So that track was very spontaneous then?
Josh: “Definitely. Even the ones we did in quarantine, we didn’t dwell over them too much. The Arthur Russell one is special because we were all in the same room to record it.”
Bob Dylan’s Girl From The North Country from The Freewheelin’ Bob Dylan. Who wanted to do that one? Was that on the list?
Paul: “That would have been on the list. Josh and I also bonded a lot over Nashville Skyline when we were kids.
“That’s a song that goes back many years between Josh and I. Matt, have you always been a fan or was that one you just went along with? What was your take on that track?”
Matt: “I’ve always been a big Dylan fan, especially that record, I love. It get hard to do these songs. In a way, you just have to put less pressure on yourself because this is such a great song done by one of the best artists of all time. Just put our spin on it.”
The original is just vocals and a guitar and you’ve added the ghostly backing vocals, the organs, you’ve really added a sonic enchantment to it. Was it great seeing the Muzz stamp on it?
Paul: “I think so. This one was done during lockdown sending each other pieces of the songs and building it out that way.
“I definitely feel like the Muzz stamp is, and I feel like this applies to a lot of collaborations of this sort, as long as everybody is sincere in their contribution, and as long as it’s not two people are into it and they pass it to a third person who are like ‘oh, alright I’ll do something on it, whatever’, as long as everybody feels emotionally invested and authentic with what they’re doing, I think it’s going to have a Muzz signature.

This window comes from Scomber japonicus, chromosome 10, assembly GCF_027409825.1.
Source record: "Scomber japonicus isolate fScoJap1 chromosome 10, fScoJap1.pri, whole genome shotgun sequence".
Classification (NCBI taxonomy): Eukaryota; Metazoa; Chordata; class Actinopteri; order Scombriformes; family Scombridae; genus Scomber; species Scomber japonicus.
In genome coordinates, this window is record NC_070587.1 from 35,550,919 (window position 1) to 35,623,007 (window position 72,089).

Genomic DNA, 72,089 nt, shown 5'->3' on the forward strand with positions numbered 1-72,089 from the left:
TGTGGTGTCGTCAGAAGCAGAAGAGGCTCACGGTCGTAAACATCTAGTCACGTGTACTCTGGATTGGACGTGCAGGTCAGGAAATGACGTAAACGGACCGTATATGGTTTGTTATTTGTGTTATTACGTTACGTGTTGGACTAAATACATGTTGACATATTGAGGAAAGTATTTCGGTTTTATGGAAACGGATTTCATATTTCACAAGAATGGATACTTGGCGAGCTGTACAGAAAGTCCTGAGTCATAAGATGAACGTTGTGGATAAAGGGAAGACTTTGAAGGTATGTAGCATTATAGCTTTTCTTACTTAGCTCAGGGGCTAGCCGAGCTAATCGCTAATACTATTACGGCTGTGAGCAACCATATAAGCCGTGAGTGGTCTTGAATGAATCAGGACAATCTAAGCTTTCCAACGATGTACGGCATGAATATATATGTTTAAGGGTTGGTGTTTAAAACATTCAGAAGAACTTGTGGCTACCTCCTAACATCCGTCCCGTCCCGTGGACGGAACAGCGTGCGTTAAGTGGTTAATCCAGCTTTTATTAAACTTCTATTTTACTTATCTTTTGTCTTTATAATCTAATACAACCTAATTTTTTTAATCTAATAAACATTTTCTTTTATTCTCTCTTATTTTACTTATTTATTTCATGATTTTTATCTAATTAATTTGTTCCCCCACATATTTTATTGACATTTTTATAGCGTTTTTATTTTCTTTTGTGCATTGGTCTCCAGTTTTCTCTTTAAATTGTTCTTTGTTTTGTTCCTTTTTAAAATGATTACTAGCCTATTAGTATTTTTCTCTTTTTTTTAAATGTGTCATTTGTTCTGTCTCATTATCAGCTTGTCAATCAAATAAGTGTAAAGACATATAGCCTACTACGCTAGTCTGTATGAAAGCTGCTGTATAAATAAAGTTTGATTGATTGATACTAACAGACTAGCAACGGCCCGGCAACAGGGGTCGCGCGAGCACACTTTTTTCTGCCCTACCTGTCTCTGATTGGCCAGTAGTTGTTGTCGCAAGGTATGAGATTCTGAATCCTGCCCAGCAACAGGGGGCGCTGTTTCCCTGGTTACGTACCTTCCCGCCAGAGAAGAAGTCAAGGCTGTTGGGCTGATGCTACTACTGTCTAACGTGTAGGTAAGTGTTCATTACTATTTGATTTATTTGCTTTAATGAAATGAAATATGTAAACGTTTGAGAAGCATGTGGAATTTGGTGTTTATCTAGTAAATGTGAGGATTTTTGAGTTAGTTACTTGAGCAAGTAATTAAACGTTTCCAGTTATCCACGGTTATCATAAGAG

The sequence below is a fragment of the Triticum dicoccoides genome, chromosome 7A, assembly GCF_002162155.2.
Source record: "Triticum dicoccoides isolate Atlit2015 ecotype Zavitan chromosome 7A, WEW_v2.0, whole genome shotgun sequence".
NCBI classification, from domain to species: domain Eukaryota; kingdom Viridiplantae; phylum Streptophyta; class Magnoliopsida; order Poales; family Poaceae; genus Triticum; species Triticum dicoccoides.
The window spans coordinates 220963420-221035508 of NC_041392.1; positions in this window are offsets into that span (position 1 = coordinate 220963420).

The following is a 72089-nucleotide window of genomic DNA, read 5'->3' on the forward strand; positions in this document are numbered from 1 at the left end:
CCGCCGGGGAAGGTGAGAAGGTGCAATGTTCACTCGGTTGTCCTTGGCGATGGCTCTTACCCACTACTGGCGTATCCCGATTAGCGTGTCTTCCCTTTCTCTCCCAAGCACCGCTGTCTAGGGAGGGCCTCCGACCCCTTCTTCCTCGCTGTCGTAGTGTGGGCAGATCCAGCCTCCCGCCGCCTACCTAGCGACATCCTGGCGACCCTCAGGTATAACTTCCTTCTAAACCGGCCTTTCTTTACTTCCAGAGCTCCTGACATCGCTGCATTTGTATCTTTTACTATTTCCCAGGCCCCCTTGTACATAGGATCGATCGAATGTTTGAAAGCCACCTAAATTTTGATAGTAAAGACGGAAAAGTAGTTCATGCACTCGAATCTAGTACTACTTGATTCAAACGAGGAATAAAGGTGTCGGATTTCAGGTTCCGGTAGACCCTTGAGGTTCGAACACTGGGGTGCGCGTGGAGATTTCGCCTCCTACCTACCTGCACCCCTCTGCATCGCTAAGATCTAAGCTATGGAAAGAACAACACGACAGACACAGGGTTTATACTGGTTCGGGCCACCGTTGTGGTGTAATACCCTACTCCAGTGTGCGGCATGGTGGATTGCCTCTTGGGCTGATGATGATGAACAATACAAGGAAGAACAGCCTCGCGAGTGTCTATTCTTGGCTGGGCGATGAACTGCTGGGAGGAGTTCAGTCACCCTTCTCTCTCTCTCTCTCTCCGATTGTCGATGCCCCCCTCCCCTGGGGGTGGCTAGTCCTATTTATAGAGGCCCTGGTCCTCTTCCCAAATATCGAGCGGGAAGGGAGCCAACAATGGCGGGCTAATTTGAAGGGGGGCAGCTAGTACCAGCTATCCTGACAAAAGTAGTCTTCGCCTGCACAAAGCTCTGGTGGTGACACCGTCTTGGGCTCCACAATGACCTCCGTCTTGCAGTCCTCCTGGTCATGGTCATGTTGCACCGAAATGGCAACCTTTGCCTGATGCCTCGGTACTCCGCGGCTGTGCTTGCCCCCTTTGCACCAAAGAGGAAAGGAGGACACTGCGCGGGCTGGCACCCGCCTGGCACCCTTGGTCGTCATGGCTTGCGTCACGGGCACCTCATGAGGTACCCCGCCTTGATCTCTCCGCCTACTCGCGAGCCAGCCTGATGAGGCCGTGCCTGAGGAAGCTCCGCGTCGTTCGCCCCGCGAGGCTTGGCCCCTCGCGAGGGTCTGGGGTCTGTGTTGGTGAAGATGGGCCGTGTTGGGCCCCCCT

“I don’t think there’s a way to control that beyond we all have to like what we’re doing. Beyond that enthusiasm I don’t think how you could quantify it.”
How big was the list of potential covers?
Paul: “Dude, it’s still on-going. I think we could do a number of these EPs. We had originally thought about doing a covers album. It then became that it’s probably going to be more fun for us to do original material for the time being. I think there will be more covers to come for sure.”
Fade Into You by Mazzy Star was one of the alternative tracks of the 90s. Are you fans of Mazzy Star or did you think it would be a good one to cover?
Matt: “That was your choice, wasn’t it, Paul?”
Paul: “Probably yes. I was really into that song when it came out. I was probably 13-14. It hit me like a truck. I’ve always been a big fan.
“We were mindful of the fact it was mainstream. It’s indie, I guess, but everybody knows that song. It’s not exactly a deep cut to go for. It was interesting to not baulk at that. Why not? Just because it’s a popular song is not a reason not to do it.
“As long as you have at true emotion in your song, it doesn’t matter how popular the original is.”
What about you, Matt? Were you into Mazzy Star?
“I love Mazzy Star. I’m not sure I got into it when I was that young but at some point I did. It’s such a beautiful song, flawlessly recorded.”